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Trump ally Steve Bannon files emergency motion seeking to stay out of prison

PoliticsTrump ally Steve Bannon files emergency motion seeking to stay out of prison

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Steve Bannon, a longtime ally of former President Trump, filed an emergency motion on Tuesday seeking to keep him out of prison as he pursues an appeal – possibly to the U.S. Supreme Court – on his conviction for defying a Jan. 6 House committee subpoena. 

The motion filed in the U.S. Court of Appeals for the District of Columbia requests a ruling by June 18 – before Bannon’s surrender date of July 1 – to allow sufficient time to seek further relief from the Supreme Court if necessary. Earlier this month, U.S. District Judge Carl Nichols in Washington agreed to the Justice Department’s request to require that Bannon report to prison on July 1 after a federal appeals court panel in May upheld his contempt of Congress conviction.

“There is also no denying the political realities here. Mr. Bannon is a high-profile political commentator and campaign strategist. He was prosecuted by an administration whose policies are a frequent target of Mr. Bannon’s public statements,” the motion says. “The government seeks to imprison Mr. Bannon for the four-month period leading up to the November election, when millions of Americans look to him for information on important campaign issues. This would also effectively bar Mr. Bannon from serving as a meaningful advisor in the ongoing national campaign.”

“This is a landmark case. The prosecution pursued a novel and aggressive theory of liability, and the case garnered international attention,” Bannon’s lawyer, R. Trent McCotter, wrote. “If the panel decision stands, there will be far-reaching consequences, including separation-of-powers concerns. Before the prosecution of Mr. Bannon, it had been 50 years since the government convinced a jury to convict someone for not adequately responding to a congressional subpoena—and there has certainly been no shortage of disputes over congressional subpoenas during that time.”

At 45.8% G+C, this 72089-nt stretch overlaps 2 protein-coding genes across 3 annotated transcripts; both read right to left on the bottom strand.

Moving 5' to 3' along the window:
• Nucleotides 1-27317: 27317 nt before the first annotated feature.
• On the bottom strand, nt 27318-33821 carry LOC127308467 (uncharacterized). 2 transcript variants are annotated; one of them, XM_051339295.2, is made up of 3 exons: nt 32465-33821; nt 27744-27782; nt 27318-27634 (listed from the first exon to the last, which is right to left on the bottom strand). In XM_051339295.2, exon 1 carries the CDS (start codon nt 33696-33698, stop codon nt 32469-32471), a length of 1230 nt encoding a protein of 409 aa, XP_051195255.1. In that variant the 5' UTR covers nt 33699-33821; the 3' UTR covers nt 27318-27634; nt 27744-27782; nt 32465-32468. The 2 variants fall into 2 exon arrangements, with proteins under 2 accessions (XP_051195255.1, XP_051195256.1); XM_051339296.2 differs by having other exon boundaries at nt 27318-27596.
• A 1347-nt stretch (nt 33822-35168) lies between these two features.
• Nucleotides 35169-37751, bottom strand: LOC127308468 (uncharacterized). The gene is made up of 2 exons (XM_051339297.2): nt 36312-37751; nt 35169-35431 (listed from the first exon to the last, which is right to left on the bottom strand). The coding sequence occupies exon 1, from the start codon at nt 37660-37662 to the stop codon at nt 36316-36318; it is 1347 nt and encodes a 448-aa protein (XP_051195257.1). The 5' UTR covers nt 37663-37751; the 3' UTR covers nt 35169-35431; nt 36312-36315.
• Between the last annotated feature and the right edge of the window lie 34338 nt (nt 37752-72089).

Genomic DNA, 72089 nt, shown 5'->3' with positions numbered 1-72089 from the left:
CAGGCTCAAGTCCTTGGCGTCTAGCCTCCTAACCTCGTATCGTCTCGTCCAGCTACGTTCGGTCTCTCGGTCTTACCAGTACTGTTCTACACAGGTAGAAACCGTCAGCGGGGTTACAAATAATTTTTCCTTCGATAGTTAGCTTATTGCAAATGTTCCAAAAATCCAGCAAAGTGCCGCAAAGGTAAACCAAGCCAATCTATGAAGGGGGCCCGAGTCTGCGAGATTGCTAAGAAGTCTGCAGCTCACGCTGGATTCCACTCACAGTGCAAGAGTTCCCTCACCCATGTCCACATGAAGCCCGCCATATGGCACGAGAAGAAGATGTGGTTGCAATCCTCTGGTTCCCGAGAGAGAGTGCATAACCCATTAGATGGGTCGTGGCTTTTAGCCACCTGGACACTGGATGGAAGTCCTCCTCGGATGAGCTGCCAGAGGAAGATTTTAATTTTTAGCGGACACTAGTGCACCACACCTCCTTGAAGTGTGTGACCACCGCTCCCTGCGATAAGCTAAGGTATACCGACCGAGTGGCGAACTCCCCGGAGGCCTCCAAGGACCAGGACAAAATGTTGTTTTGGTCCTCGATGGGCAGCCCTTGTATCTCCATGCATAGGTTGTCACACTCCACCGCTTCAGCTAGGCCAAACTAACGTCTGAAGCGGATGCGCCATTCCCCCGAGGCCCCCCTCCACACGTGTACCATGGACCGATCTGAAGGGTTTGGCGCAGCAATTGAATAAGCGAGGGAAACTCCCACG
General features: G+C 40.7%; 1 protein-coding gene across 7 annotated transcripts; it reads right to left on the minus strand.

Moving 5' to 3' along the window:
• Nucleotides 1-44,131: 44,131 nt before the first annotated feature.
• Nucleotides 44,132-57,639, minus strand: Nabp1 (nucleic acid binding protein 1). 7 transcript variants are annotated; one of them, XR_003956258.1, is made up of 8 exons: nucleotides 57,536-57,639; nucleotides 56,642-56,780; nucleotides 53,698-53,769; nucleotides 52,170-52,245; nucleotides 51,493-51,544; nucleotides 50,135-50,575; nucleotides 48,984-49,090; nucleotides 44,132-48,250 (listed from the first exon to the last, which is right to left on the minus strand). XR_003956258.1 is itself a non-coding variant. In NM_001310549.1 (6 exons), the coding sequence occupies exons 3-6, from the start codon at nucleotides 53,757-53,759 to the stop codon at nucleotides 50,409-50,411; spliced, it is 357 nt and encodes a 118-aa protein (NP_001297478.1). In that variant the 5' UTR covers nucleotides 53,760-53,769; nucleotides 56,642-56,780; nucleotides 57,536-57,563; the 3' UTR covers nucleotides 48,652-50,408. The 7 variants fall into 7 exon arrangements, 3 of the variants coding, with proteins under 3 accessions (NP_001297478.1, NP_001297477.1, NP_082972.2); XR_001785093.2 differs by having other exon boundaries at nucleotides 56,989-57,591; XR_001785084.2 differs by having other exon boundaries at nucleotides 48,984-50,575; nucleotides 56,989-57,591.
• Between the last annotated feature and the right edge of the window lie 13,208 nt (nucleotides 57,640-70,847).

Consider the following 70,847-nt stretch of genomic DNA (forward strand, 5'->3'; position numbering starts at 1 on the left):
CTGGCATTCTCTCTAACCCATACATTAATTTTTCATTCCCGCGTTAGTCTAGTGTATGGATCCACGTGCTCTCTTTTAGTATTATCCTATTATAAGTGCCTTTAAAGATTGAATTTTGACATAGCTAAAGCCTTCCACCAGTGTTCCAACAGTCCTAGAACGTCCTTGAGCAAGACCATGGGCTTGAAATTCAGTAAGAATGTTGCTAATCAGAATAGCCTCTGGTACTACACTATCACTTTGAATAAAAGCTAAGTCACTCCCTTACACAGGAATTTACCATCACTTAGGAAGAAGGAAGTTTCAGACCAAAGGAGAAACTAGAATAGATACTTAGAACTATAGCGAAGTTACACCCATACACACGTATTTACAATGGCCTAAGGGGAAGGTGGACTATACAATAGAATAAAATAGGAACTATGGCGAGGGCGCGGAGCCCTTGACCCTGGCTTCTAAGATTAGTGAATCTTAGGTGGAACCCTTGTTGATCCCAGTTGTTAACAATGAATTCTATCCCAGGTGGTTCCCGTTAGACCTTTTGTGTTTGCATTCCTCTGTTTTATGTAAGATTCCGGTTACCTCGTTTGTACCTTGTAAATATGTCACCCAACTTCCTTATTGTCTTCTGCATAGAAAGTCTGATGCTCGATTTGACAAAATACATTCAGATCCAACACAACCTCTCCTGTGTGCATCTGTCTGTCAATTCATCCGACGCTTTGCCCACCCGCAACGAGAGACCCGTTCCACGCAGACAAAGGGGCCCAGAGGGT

JUDGE ORDERS STEVE BANNON TO REPORT TO PRISON

Bannon outside DC courthouse

Steve Bannon, former adviser to former President Trump, center, and attorney Matthew Evan Corcoran, left, depart the courthouse on June 6, 2024 in Washington, D.C. (Kent Nishimura/Getty Images)

Bannon was convicted nearly two years ago of two counts of contempt of Congress: one for refusing to sit for a deposition with the Jan. 6 House Committee and the other for refusing to provide documents related to his involvement in Trump’s efforts to have the 2020 presidential election results showing a victory for President Biden overturned. 

Nichols, nominated by Trump to the bench in 2018, had initially allowed Bannon to remain free while he fought his conviction because the judge believed the case raised substantial legal questions. However, during a hearing in Washington’s federal court, Nichols said the calculus changed after a three-judge District of Columbia appeals court panel said all of Bannon’s challenges lack merit.